I see one way to avoid the discrepancy....but I doubt anyone who lives in NYC would move. :)

WorkHomePlay said...

I stopped paying $1.25/shirt last year to reduce expenses. If it cost $8, I would stop wearing shirts all together.

On My Way said...

I usually take my shirts in to get them laundered. I like the freshly ironed look, but just don't have the time to do it myself. This last time I went, i took 8 shirts in. The bill should have been under $20, because they are usually about $2 per shirt to launder. This time is was way more. They had laundered 2 of the shirts and dry cleaned the other 6. It was over $7 a shirt for the dry cleaning. I just about choked and began looking for a new place to get them cleaned. No one could even explain why they had dry cleaned them when I had specifically said I wanted them laundered with very light starch!

Anonymous said...

Ugh, the price discrepancy at the cleaners really makes me grind my teeth.

My husband's shirts are $2.50 to clean and press; mine are $5.

Fortunately, I don't need to wear a collared shirt to work every day any more.

Meadow

A Man said...

$1.75 extra for cleaning is miniscule compared to the average additional cost men pay to purchase clothes versus women. You have to admit that men's clothes are more expensive, I think because men don't buy as many. Maybe the dry cleaners are trying to minimize the large amount of women's clothing by charging a higher price. I don't see any problem with that. If you can afford to purchase clothes that need to be taken to the cleaners, you should have factored in the additional cost of cleaning. I sound unsympathetic, and I guess I am. I'm bitter that women get such great deals on clothes. I think Madame X should have considered that inequality.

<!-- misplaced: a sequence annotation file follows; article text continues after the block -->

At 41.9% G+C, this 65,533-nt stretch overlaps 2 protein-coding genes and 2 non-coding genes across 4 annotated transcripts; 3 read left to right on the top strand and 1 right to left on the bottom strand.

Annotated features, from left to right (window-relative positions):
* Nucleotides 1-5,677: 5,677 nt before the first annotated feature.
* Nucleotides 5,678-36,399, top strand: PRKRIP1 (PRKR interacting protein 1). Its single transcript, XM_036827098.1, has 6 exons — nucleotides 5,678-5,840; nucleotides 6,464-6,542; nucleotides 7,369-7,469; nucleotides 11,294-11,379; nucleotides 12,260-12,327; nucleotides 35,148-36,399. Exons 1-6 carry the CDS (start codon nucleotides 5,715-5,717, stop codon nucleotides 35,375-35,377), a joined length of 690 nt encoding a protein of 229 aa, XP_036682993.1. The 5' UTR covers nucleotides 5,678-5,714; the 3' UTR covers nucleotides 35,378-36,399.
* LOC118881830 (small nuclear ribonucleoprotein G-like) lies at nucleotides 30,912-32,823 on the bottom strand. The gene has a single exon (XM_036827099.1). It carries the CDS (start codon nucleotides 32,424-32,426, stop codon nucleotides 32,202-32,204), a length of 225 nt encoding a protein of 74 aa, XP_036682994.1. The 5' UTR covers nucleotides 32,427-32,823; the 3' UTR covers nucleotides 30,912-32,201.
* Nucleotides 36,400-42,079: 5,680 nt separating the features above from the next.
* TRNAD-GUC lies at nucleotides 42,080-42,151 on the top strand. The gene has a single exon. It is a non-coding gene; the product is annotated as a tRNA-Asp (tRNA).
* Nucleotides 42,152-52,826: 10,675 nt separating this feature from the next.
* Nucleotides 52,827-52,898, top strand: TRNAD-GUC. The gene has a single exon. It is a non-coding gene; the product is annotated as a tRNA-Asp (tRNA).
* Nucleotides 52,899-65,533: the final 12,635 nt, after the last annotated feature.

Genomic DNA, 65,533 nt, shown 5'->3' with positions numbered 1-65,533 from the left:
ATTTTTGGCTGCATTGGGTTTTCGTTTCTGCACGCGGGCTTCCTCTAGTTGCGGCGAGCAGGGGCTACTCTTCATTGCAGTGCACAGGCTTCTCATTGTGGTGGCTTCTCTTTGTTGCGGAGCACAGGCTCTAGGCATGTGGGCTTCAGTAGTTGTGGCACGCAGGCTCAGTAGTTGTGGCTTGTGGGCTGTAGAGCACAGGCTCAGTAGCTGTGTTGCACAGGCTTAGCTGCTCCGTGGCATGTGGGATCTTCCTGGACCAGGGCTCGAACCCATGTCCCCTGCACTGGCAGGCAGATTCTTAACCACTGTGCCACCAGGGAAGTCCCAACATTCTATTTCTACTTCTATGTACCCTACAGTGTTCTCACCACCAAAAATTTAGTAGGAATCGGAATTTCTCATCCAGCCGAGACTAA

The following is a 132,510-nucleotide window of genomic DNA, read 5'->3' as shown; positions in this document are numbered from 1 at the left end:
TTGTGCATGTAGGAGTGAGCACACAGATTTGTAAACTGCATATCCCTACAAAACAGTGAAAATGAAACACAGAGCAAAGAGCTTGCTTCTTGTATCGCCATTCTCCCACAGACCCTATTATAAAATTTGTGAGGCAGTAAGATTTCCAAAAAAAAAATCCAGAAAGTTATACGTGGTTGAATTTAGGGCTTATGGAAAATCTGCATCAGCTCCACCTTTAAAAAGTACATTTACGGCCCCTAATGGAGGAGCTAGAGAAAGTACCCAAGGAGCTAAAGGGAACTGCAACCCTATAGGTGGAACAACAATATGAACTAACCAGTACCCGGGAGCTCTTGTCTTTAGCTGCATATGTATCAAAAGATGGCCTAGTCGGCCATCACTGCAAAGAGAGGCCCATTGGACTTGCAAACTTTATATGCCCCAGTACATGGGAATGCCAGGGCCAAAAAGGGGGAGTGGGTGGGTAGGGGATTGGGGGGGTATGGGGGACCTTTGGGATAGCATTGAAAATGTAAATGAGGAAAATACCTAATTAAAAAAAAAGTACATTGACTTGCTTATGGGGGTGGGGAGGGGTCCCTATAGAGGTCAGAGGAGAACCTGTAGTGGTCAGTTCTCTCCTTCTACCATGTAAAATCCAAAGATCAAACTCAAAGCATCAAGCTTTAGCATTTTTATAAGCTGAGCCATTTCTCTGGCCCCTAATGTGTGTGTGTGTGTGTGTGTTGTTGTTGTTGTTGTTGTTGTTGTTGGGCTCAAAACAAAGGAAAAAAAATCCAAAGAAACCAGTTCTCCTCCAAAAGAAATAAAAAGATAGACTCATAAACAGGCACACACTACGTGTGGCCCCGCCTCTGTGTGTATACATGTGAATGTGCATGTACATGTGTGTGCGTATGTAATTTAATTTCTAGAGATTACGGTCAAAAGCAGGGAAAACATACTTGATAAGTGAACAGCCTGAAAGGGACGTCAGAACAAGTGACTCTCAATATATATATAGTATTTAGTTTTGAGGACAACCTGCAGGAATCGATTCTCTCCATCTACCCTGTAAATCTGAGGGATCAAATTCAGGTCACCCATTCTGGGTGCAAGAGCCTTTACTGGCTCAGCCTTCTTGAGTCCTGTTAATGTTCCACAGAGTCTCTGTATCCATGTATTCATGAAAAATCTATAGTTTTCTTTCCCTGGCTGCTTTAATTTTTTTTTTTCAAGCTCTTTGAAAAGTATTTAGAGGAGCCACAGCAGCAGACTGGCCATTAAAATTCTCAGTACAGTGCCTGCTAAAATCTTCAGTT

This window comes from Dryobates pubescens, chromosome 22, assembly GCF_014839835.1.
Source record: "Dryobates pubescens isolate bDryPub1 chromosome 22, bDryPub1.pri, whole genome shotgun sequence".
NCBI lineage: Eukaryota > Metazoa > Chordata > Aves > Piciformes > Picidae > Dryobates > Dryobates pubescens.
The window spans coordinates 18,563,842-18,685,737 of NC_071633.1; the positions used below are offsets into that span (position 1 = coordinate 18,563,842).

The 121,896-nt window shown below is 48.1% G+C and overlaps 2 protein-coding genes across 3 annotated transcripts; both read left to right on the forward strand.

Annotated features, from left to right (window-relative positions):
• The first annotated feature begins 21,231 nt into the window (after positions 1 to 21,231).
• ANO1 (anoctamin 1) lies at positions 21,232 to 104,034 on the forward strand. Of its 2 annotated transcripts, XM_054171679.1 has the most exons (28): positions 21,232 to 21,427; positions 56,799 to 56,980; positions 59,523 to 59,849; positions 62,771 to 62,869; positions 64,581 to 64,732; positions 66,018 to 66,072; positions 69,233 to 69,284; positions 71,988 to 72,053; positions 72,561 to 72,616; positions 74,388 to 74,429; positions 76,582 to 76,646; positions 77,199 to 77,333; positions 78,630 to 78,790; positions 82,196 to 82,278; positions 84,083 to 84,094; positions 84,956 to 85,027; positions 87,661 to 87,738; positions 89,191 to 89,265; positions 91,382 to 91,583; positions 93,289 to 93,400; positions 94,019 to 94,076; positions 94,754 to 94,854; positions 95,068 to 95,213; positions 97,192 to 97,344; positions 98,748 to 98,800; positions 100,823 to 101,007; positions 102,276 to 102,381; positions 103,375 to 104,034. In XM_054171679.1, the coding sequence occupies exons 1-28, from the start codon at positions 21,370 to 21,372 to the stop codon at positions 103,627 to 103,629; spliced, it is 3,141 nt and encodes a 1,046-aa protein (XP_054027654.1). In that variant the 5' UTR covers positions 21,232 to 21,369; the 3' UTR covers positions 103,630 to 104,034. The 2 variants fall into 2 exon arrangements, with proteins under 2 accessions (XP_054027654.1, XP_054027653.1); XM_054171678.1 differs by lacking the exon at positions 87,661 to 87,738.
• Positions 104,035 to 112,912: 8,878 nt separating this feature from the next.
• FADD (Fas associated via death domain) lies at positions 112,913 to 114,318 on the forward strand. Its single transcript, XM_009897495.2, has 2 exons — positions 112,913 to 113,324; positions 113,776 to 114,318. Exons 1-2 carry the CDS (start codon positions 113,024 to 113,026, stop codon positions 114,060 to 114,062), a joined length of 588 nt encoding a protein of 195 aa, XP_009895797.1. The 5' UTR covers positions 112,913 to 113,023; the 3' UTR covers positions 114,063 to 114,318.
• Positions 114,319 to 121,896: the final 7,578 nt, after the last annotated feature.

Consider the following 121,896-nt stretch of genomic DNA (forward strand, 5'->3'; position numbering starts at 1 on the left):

Billy Flynn said...

Madame X,

Being a man I've never put much thought into the price of drycleaning other than the occasional epiphanie to maybe shop around a bit and look for a better deal. I can't believe that we're still dealing with stuff like this. I live on the west coast so I like to think we're a little more evolved (not necessarily true mind you): outta style but in touch. Anyways, great blog, I had a lot of fun reading your posts. Keep up the great work.

Billy

jim said...

Ironed by hand? Why would you ever want that? :)

I get my shirts cleaned at the cleaners because they aren't ironed by hand.... $7 a shirt, wowzers.

A Man said...

This comes down to what you believe about price discrimination. First of all, let me just say that I am definitely not for any kind of race, gender, or just-because-I-don't-like-you discrimination. But in a free market society, it is justifiable to charge different people different prices for a service, not a product. I say not a product because there are no variables to consider based on who is buying a product. But a service is different. Since we're not a communal society, I don't want to pay the average price for my car insurance. That means that I would be paying extra to account for the unsafe drivers out there since I am a safe driver. Unsafe drivers would be getting a discount even though they cost more in total claims. I actually really like price discrimination, as long as it is the right kind. It allows me to get lower prices for doing right things (most of the time I'd say). I did some additional reading on the cleaners and it turns out that it really does cost extra to clean women's shirts since they need to be hand-ironed. Pants apparently should be charged the same though.

Is that a fairer comment?

Peachy said...

When we were in a smaller cluster of cities, it cost $7-$8 to dry clean because they sent them out of house. there wasn't one every block. In chicago, every plaza has one and some have deals $1.09 for any piece (not exactly carefull with every piece). I found one I like for $2/shirt. Trick is to have my husband drop off the clothes (mine included) and he gets the cheap rate.